Lennox-Gaustaut syndrome is an electroclinical epilepsy syndrome characterized by the triad of electroencephalogram showing diffuse slow spike-and-wave discharges and paroxysmal fast activity, multiple intractable seizure types, and cognitive impairment. The intractability to seizure medications and cognitive impairment gives rise to eventual institutionalized patient care. Only a small subset of seizure medications has been shown to be helpful in seizure control. Most patients take up to 3 medications at high therapeutic dosing and are susceptible to medication-induced side effects. The lack of medication efficacy in seizure control has led one meta-analysis to conclude that there is no single medication that is highly efficacious in controlling seizures in this syndrome. On this background, a new and structurally novel seizure medication, rufinamide, has been found to be beneficial in the treatment of seizures in this syndrome. In a multicenter, double-blinded, randomized, placebo-controlled study, rufinamide was found to reduce seizures by over 30%. More importantly, it reduced the frequency of the seizure type that induces most of the morbidity of this syndrome, the drop seizure, by over 40%. There were few side effects, the medication was well tolerated, and in the open labeled extension study, tolerance was not found. In this review, we describe the main electroclinical features of Lennox-Gaustaut syndrome and summarize the few controlled studies that have contributed to its rational treatment. Currently, there is no single agent or combination of agents that effectively treat the multiple seizure types and co-morbidities in this syndrome. Our focus will be on the role of the new medication rufinamide in seizure reduction in patients with Lennox-Gaustaut syndrome.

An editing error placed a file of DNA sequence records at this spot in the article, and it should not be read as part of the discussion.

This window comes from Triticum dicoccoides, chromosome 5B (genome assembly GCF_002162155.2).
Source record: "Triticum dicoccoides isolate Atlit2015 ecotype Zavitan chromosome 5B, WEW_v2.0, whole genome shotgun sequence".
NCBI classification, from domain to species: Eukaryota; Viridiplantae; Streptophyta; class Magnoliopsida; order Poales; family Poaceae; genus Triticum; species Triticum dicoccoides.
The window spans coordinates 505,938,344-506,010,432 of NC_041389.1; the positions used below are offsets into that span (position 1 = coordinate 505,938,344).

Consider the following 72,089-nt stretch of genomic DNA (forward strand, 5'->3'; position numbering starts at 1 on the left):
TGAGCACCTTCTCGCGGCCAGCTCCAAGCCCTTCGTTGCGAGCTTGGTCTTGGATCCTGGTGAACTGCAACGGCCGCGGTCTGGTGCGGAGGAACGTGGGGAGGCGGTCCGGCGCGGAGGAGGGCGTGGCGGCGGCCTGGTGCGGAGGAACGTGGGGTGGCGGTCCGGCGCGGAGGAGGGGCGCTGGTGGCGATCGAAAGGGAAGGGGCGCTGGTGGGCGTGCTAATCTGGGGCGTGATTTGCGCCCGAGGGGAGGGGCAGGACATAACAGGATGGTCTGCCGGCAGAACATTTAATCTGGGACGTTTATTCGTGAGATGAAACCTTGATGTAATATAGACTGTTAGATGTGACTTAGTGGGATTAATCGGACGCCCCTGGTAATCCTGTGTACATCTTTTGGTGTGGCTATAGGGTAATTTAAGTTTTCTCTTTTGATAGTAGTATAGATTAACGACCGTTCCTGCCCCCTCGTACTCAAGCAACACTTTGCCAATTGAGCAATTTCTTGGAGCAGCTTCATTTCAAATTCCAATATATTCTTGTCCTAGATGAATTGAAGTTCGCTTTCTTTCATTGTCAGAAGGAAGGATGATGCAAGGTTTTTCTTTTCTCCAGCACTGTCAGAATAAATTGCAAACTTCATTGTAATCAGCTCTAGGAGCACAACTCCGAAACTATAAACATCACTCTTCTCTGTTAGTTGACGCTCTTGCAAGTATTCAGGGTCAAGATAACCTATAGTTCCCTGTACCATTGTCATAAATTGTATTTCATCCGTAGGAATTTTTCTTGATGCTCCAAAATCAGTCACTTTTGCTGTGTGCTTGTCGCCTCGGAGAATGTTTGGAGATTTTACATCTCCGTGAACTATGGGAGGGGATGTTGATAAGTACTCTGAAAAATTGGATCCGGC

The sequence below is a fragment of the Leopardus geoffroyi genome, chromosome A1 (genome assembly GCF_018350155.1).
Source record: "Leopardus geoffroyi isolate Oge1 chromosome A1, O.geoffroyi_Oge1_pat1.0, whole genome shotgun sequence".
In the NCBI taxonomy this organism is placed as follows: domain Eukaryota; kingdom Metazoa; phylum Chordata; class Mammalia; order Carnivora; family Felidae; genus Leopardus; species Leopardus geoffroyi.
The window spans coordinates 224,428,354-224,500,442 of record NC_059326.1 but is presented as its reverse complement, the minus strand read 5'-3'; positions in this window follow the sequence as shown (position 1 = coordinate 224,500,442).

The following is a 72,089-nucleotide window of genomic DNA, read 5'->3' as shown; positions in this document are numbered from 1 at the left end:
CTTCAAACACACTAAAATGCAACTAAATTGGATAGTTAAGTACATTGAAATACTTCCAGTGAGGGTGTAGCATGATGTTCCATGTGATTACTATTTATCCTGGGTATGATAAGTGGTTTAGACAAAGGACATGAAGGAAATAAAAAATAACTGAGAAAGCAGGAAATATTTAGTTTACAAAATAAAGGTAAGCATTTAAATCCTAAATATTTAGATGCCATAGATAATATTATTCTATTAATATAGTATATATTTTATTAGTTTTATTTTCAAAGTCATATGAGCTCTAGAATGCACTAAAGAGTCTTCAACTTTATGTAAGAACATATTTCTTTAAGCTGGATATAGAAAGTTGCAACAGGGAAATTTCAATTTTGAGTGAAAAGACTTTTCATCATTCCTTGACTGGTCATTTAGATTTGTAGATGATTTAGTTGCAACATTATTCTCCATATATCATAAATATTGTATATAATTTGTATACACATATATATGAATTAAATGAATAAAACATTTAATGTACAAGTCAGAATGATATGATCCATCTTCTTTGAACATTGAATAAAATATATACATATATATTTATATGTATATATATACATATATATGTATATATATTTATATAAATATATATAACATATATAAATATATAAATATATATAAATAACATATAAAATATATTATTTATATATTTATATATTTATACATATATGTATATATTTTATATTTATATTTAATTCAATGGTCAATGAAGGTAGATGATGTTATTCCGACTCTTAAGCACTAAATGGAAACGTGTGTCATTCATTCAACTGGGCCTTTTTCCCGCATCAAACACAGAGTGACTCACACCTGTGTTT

No MeSH data available.